Forget delicate frosting rosettes, or "birthday" spelled out in neat cursive—some cakes are true feats of engineering. Take, for example, Rhiannon of Cakecrumbs’ epic Jupiter and Earth cakes, made up of concentric spheres of mudcake, almond buttercake, and vanilla madeira sponge. We may never be able to set foot on the flaming gas giant that’s over twice the mass of all the other planets in the solar system, but now we can eat it. Sort of.
Rhiannon’s planet cakes began when she made a version of Earth for her sister, who was working toward an education degree and wanted to teach geological science to a class of elementary school kids. Eventually, the cake decorator came up with a way to bake the earth’s core, mantle, and crust into one another. The result became so popular online that she decided to take on another challenge: Jupiter.
"I threw around a few ideas ranging from something floral to a giant pokéball, but in the end I just wanted to make another planet," Rhiannon wrote on her blog. "As a kid I was fiercely passionate about two things: animals and the solar system. I ended up following the path of the former and never kept up to date with the latter, but the inner passion for astronomy has never died."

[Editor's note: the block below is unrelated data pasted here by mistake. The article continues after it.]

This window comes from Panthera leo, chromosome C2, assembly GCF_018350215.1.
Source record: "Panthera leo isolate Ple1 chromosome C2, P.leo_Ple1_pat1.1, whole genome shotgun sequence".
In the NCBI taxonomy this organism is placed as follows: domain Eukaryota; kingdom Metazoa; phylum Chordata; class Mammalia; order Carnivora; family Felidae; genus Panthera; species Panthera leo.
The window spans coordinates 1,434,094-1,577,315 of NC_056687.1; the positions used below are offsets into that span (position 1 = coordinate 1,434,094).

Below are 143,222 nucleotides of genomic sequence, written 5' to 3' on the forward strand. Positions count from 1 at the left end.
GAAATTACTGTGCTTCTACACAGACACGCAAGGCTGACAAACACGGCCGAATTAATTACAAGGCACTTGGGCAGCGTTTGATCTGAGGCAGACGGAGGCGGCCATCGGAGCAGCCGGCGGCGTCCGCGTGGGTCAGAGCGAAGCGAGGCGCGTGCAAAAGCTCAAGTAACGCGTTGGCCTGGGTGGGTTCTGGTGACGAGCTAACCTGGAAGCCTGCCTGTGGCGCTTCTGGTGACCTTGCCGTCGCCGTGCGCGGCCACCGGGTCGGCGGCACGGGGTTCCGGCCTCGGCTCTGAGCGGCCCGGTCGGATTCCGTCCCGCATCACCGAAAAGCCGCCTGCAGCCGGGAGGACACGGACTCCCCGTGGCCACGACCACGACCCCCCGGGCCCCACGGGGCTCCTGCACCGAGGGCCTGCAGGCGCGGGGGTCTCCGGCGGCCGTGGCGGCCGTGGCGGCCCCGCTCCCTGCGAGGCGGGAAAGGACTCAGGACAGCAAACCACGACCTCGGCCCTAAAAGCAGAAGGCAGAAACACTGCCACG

Like Jupiter, Rhiannon’s cake has detailed atmospheric bands. Unlike Jupiter, the bands are painted on with ivory marshmallow fondant—a process that took a total of eight hours. The cake also features Jupiter’s Great Red Spot, a swirling cyclone three times the size of Earth which inspired Rhiannon to recreate the planet in the first place:
The red spot is one of a number of storms you can see all over Jupiter. Some of them last hours, others last for centuries. The red spot had been around since the early 1800s, and it’s possible that it may remain as a permanent feature of the planet. It would be fascinating to see Jupiter if the storm did in fact die out, or if another large one were to appear. The smaller white storms are made up of cool clouds in the upper atmosphere, whereas the brown dots are composed of warmer clouds in the lower atmosphere.
There’s still much to be learned about what’s inside Jupiter, which is why in 2011, NASA sent a probe named Juno to go explore it. (Juno is set to arrive there in 2016.) But for the exceptionally geeky and productive on Earth, Rhiannon has created a demo (see above) on how to bake the planet’s core (cake) into several layers of metallic, liquid, and gaseous hydrogen (cake, cake, and icing). Be warned that this is no easy task—it requires precision and a level to get the measurements just right.